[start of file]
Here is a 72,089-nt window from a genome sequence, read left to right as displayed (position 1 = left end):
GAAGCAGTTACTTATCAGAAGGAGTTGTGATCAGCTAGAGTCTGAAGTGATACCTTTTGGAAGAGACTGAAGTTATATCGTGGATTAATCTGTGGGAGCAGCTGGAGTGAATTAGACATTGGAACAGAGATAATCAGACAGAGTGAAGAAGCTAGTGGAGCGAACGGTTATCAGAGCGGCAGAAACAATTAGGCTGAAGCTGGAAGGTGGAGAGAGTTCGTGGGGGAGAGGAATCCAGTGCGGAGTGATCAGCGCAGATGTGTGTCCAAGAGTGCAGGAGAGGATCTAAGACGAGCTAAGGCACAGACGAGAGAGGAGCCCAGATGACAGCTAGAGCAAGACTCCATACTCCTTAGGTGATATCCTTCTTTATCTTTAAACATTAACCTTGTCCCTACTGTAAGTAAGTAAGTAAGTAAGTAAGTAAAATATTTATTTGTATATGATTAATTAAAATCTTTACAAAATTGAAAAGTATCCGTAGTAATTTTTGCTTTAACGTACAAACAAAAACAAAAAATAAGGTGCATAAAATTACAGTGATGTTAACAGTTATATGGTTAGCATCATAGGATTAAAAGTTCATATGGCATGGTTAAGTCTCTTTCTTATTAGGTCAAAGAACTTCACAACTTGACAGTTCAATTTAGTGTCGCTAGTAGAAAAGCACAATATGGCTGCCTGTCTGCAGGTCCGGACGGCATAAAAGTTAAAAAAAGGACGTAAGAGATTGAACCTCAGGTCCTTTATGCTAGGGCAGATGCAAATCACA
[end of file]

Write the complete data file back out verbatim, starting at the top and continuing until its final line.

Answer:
Here is a 72,089-nt window from a genome sequence, read left to right as displayed (position 1 = left end):
GAAGCAGTTACTTATCAGAAGGAGTTGTGATCAGCTAGAGTCTGAAGTGATACCTTTTGGAAGAGACTGAAGTTATATCGTGGATTAATCTGTGGGAGCAGCTGGAGTGAATTAGACATTGGAACAGAGATAATCAGACAGAGTGAAGAAGCTAGTGGAGCGAACGGTTATCAGAGCGGCAGAAACAATTAGGCTGAAGCTGGAAGGTGGAGAGAGTTCGTGGGGGAGAGGAATCCAGTGCGGAGTGATCAGCGCAGATGTGTGTCCAAGAGTGCAGGAGAGGATCTAAGACGAGCTAAGGCACAGACGAGAGAGGAGCCCAGATGACAGCTAGAGCAAGACTCCATACTCCTTAGGTGATATCCTTCTTTATCTTTAAACATTAACCTTGTCCCTACTGTAAGTAAGTAAGTAAGTAAGTAAGTAAAATATTTATTTGTATATGATTAATTAAAATCTTTACAAAATTGAAAAGTATCCGTAGTAATTTTTGCTTTAACGTACAAACAAAAACAAAAAATAAGGTGCATAAAATTACAGTGATGTTAACAGTTATATGGTTAGCATCATAGGATTAAAAGTTCATATGGCATGGTTAAGTCTCTTTCTTATTAGGTCAAAGAACTTCACAACTTGACAGTTCAATTTAGTGTCGCTAGTAGAAAAGCACAATATGGCTGCCTGTCTGCAGGTCCGGACGGCATAAAAGTTAAAAAAAGGACGTAAGAGATTGAACCTCAGGTCCTTTATGCTAGGGCAGATGCAAATCACA